DC court paves the way for political dark money to get even darker

A new ruling on the Federal Election Commission (FEC) could pave the way for more untraceable donations in politics this week, closing off a key avenue for watchdogs to peer into FEC rulings.

The D.C. Circuit Court of Appeals on Monday refused to reconsider its 2021 decision to block courts from reviewing FEC rulings and prevent private watchdog groups from issuing challenges to certain decisions, the Washington Post reported Thursday. The court’s opinion argues that judges have no authority to challenge the FEC’s invocation of ‘prosecutorial discretion’ when defending its decisions not to pursue a given case.

Prosecutorial discretion refers to the authority of prosecutors to determine the extent of enforcement of a given law.

Since the courts cannot rule on such decisions, private groups seeking to scrutinize spending cases have no avenue to bring challenges against decisions the FEC defends under prosecutorial discretion. Activists argue this opens a clear road for defending all sorts of dark money donations, according to WaPo.

This is due in part to the makeup of the FEC, which, like many other federal organizations, is led by a bipartisan commission. But while organizations like the FCC are led by a five-person commission with a maximum of three commissioners per party, the FEC is led by six commissioners with a maximum of three per party. The organization also requires at least four votes to move forward with prosecuting a case, leading to frequent deadlocks.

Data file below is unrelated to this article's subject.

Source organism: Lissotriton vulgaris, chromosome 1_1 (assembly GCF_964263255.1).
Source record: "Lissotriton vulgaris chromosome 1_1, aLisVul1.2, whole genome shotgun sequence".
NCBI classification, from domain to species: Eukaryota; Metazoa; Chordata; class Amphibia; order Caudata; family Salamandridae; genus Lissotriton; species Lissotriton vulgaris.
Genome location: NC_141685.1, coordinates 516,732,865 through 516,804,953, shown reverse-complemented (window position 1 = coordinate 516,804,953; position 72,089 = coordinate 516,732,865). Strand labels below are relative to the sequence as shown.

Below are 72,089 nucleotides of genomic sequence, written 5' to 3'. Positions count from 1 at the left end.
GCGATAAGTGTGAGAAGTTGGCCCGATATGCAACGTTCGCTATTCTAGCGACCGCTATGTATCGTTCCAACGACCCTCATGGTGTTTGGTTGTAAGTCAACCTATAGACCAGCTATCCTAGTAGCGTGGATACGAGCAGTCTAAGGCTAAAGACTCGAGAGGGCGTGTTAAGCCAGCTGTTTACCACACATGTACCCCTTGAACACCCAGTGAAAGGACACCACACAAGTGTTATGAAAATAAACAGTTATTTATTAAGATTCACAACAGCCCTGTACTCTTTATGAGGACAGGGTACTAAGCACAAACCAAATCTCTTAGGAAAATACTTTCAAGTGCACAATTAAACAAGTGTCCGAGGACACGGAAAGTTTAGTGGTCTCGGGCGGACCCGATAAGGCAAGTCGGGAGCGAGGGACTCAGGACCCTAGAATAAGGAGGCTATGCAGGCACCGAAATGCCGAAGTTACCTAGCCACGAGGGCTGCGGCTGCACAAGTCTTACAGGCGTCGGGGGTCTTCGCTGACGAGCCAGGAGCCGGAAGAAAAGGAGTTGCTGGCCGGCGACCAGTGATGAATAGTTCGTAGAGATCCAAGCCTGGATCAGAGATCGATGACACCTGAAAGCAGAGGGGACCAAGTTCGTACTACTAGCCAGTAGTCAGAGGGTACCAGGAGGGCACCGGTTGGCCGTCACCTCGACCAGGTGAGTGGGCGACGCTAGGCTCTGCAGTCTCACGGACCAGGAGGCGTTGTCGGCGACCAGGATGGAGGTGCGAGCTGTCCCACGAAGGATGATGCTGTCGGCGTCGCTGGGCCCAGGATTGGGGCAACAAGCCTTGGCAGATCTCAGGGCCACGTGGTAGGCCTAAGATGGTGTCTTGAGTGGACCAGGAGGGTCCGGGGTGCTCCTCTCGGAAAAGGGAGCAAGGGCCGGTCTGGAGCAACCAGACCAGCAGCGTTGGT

Prior to 2021, private organizations could challenge cases that they argued the FEC wrongfully dismissed. Now, however, those challenges would fail so long as the commissioners who rejected the case defended their decision under prosecutorial discretion, FEC Commissioner Ellen Weintraub, a Democrat, told WaPo.

Dark money spending accounts for tens of millions in political donations for both Republicans and Democrats every election cycle, allowing groups to pour funds toward certain candidates with little-to-no public scrutiny.

The nation’s largest left-wing dark money network raised more than $1.5 billion in anonymous donations to bankroll liberal priorities in 2021 alone.

The secret money network, which consists of five nonprofits managed by Washington, D.C.-based consulting firm Arabella Advisors, also combined for nearly $1 billion in total spending last year.

Fox News’ Joe Schoffstall contributed to this report.

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